Former Army driver guilty of neo-Nazi terror offences

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image copyrightPA Media
image captionDean Morrice was arrested under the Terrorism Act after police raided his home in Paulton, Somerset, last year

An ex-Army driver who made a video of himself strumming a guitar to footage of fatal mosque shootings in Christchurch has been found guilty of neo-Nazi related terror offences.

Dean Morrice was seen playing in time to the gunshots of the 2019 attack.

He also stockpiled chemicals used in home-made explosives, terrorism manuals and instructions for a 3D printed gun.

Morrice, from Paulton, Somerset, was remanded in custody at Kingston Crown Court ahead of sentencing on Monday.

The court heard Morrice regularly took part in far-right forums and had set up two of his own channels, glorifying figures from the Third Reich and hailing neo-Nazi terrorists as "saints".

Prosecutor Naomi Parsons told the jury while it was not illegal to hold neo-Nazi views, Morrice's conduct "crossed the line into terrorism".

image copyrightJake Eastman
image captionPolice found chemicals used in home-made explosives, terrorism manuals and instructions for a 3D-printed gun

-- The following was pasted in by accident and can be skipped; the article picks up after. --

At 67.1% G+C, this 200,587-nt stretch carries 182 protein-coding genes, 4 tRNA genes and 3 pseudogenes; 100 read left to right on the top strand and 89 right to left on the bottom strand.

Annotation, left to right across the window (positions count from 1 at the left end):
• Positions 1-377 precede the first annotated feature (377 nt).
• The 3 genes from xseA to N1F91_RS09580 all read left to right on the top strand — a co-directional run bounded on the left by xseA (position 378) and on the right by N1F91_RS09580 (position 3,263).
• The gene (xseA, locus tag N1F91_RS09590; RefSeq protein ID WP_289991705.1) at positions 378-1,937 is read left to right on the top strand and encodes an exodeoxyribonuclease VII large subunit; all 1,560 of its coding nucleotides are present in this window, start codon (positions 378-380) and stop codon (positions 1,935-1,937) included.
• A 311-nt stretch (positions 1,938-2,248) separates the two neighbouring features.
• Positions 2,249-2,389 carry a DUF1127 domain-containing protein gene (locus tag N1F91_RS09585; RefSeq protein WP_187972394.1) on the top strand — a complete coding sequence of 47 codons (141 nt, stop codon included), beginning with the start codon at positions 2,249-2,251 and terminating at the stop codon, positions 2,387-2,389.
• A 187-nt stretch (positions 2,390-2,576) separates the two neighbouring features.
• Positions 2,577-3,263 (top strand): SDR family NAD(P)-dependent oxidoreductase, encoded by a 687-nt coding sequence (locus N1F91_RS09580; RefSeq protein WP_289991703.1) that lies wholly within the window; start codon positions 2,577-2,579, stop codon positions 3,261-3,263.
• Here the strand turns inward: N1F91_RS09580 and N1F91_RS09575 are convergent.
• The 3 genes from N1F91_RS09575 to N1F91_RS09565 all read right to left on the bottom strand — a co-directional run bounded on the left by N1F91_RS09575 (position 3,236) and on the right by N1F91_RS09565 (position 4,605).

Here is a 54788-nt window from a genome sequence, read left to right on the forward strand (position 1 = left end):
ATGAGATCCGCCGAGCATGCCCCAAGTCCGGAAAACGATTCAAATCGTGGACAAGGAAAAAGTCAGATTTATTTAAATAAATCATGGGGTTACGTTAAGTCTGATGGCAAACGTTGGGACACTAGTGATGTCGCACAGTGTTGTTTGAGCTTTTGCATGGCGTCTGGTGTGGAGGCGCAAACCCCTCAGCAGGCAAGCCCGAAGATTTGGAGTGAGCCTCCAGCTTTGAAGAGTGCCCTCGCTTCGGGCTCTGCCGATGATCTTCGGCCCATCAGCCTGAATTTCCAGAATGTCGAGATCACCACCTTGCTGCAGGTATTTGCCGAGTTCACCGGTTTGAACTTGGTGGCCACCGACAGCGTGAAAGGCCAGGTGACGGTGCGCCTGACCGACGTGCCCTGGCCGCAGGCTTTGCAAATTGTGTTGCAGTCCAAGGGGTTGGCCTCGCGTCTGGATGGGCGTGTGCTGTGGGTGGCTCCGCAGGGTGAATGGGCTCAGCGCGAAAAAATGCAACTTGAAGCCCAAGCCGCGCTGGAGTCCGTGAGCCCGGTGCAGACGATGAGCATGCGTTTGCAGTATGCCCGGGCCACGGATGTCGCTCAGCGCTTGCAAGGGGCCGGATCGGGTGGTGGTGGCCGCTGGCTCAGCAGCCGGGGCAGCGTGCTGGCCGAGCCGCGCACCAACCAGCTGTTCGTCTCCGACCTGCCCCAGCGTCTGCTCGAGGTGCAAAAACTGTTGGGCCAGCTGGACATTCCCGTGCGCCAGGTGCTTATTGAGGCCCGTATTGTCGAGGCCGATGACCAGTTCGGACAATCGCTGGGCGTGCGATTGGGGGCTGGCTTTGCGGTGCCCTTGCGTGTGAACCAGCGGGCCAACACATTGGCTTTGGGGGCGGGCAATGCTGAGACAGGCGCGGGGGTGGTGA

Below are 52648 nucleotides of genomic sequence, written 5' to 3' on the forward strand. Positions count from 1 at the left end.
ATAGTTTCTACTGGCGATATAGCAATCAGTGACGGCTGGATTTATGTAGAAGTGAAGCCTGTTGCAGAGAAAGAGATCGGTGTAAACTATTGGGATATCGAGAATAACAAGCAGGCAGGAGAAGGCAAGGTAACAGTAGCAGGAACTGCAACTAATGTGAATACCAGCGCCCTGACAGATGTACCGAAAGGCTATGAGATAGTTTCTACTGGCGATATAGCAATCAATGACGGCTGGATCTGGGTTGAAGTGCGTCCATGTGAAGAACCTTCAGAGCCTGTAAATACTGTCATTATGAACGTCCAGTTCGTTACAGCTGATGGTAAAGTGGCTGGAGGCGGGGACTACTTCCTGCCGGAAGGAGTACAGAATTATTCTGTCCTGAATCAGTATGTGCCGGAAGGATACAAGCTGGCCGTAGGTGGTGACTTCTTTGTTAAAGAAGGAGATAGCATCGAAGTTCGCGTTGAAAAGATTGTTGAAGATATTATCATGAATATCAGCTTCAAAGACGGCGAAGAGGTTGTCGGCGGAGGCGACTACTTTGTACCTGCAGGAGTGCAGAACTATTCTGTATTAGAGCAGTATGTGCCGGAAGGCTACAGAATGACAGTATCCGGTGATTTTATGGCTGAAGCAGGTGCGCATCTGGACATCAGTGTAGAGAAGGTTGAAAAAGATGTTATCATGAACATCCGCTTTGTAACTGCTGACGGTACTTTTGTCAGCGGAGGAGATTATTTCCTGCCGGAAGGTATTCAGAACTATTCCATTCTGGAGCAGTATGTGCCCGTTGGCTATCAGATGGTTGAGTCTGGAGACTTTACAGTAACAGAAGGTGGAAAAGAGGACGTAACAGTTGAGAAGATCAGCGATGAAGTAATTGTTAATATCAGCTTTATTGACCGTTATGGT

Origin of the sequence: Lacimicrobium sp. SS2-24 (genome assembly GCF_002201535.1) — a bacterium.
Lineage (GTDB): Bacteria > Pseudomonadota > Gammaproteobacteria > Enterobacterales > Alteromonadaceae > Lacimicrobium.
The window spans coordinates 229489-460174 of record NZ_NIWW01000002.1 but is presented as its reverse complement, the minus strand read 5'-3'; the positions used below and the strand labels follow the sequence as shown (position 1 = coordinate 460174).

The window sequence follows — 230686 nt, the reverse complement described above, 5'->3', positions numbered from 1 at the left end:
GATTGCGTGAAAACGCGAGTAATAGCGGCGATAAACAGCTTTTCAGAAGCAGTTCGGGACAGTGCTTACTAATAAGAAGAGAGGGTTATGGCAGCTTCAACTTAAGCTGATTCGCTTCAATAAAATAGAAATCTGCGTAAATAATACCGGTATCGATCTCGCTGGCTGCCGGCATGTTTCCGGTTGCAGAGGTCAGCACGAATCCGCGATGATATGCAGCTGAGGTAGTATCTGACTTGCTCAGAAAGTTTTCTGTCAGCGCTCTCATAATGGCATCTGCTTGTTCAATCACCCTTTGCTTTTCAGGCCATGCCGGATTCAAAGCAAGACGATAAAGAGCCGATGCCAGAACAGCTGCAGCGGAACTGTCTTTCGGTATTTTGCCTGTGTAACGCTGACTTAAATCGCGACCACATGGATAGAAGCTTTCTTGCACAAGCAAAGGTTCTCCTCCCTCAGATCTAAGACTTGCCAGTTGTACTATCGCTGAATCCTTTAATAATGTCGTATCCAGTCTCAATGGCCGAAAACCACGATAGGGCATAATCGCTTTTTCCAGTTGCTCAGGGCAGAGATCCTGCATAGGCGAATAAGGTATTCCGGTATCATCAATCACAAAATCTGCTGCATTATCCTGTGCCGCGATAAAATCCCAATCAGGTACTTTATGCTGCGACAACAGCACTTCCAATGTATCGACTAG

Morrice, who ran a small business fixing electronics after a brief stint in the Army, told the court he enjoyed dressing up as a "right-wing fascist".

He admitted holding "fascist and neo-Nazi views", but said he did not believe in "committing acts of violence towards ethnic or religious groups" and did not want to encourage terrorism.

Police raided his home on 20 August last year where they found enough ingredients to make 1.3kg of gunpowder and 680kg of the flammable material thermite, which Morrice claimed were to pursue his interest in homebrewing.

Officers also found a manual about how to make a gun, a document about making explosives and a handbook on how to encrypt data stored on his mobile phone,

Morrice was found guilty of two counts of having an explosive substance, three counts of dissemination of a terrorist publication, one of encouraging terrorism and four of possession of a document useful for terrorist purposes between 15 March 2019 and 20 August 2020.

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